Staying put is the harder but better decision

Matt Peters

Staying put is never an easy decision in the face of the intriguing unknown.

The lure of greener pastures always seems enticing, but is it?

Kent State men’s basketball coach Jim Christian’s decision to stay put and accept an extension through the 2011-12 season is a good one.

The university offers a situation that even the lure of many of major programs could not rival.

As interesting as the unknown may be, it doesn’t always work out for the best. Former Kent State basketball coaches Stan Heath and Gary Waters might be able to testify to this. They could seemingly do no wrong at Kent State. The coaches built an average basketball program into a dominant force in the Mid-American Conference.

NCAA Tournament appearances forever etched their names in Kent State history and made them hot property on the coaching market. The coaches each eventually relocated to higher profile jobs at Arkansas and Rutgers, respectively, with limited success.

Former men’s basketball Assistant Coach Geno Ford made the right call in stepping down to the Div. III level to coach. Ford was thought to be a possible future coach at Kent State or another Div. I program. Muskingum will let him to do what he wants on his terms and spend time with his family. You can’t buy that kind of situation.

Just ask women’s basketball associate head coach Lori Bodnar about staying put. Bodnar has remained at Kent State for 17 seasons. Despite head coaching offers, she’s remained with the Flashes on the grounds that the grass isn’t always greener.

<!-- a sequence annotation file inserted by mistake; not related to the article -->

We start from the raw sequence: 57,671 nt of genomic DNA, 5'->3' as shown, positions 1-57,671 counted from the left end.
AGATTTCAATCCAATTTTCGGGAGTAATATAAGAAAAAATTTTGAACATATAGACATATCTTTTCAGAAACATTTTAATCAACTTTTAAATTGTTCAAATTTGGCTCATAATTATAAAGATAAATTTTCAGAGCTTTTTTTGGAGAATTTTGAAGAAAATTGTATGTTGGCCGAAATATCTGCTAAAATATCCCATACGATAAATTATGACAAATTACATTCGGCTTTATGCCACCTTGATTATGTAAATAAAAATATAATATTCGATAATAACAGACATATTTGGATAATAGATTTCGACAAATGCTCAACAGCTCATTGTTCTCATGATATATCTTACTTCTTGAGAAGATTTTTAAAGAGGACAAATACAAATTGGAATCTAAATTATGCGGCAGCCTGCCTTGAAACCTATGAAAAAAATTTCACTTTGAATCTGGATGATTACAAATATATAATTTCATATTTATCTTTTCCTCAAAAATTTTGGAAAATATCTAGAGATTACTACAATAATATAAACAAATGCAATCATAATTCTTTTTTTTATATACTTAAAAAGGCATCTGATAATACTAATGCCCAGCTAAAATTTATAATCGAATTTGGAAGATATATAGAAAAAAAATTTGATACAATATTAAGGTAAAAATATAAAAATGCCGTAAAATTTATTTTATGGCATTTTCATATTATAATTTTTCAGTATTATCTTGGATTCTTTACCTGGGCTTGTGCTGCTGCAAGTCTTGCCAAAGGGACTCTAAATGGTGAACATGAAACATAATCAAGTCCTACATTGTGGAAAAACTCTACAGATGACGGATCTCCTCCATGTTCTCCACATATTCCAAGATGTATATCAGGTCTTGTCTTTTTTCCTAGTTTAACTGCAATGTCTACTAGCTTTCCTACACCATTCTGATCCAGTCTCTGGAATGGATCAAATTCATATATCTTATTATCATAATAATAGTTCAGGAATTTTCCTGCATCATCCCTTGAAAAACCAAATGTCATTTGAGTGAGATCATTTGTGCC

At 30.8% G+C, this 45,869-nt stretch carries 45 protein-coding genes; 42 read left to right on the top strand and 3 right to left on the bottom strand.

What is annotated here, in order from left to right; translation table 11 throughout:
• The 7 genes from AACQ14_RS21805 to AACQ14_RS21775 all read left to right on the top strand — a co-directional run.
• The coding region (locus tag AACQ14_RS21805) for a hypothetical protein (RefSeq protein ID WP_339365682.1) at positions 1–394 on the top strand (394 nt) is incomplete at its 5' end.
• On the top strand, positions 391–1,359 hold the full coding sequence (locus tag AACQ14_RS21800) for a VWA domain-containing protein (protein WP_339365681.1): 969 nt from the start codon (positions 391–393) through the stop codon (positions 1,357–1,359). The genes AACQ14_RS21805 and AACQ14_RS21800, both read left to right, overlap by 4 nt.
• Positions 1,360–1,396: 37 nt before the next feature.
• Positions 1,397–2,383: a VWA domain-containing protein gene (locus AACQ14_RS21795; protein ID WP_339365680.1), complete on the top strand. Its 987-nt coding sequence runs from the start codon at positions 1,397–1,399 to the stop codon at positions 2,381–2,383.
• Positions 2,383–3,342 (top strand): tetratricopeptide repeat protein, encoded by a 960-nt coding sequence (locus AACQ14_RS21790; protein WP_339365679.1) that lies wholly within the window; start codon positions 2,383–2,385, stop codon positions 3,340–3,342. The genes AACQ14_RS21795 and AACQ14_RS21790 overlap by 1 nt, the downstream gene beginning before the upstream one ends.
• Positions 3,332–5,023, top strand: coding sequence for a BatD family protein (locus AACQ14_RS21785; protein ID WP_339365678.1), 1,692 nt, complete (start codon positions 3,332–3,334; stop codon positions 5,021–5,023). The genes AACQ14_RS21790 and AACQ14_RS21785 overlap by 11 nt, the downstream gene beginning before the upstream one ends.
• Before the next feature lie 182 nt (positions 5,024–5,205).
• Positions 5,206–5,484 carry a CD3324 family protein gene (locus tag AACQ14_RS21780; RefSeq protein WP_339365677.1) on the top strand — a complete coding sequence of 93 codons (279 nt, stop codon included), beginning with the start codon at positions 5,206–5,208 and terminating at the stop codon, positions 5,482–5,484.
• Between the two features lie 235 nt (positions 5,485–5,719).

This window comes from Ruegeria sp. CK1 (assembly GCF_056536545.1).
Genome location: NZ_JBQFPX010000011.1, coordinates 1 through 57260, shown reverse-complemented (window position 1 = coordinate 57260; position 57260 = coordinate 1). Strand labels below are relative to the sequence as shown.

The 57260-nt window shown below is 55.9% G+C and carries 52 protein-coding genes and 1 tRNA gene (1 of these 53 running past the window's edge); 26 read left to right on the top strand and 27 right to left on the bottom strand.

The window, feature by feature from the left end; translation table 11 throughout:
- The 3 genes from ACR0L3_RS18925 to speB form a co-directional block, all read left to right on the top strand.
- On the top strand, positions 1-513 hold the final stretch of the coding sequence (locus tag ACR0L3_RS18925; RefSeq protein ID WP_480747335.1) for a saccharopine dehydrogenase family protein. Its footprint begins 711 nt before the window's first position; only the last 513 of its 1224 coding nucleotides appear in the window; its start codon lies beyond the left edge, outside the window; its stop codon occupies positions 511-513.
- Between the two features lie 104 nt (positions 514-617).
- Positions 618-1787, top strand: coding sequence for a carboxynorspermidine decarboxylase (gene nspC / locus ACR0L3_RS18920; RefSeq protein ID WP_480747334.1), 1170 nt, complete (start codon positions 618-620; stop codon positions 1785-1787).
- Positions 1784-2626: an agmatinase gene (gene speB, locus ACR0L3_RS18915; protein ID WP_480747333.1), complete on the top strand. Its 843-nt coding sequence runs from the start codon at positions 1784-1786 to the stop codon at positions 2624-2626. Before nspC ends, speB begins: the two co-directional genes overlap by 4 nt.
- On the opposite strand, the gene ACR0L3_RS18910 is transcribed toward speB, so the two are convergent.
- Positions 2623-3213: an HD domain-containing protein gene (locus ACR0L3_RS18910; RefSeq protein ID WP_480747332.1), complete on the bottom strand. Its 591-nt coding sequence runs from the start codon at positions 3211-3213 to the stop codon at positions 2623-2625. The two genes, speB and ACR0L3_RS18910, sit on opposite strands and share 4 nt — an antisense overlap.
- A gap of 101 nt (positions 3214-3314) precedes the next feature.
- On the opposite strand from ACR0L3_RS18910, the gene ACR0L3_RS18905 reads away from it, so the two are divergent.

In my estimation, Kent State is great place for coaches. Here, coaches have the opportunity to build the programs the way they want without the hassle and politics that go along with the top programs. Kent State is the perfect place for coaches to grow.

Of course, the situation works both ways. Without the pressure to succeed quickly, coaches have the ability to literally build a program. What makes many of the smaller programs attractive is stability. While many coaches continue to try to climb the coaching ladder, leaping from one program to the next, they are ultimately serving themselves. With stable programs, players can trust their coach isn’t just trying to make use of their talents and then head for the money a season later.

Kent State’s recent success would make it an ideal stepping stone for a coach. After three 20-win seasons and three NIT appearances in Christian’s tenure, he hasn’t leapt yet.

Contact sports editor Matt Peters at [email protected].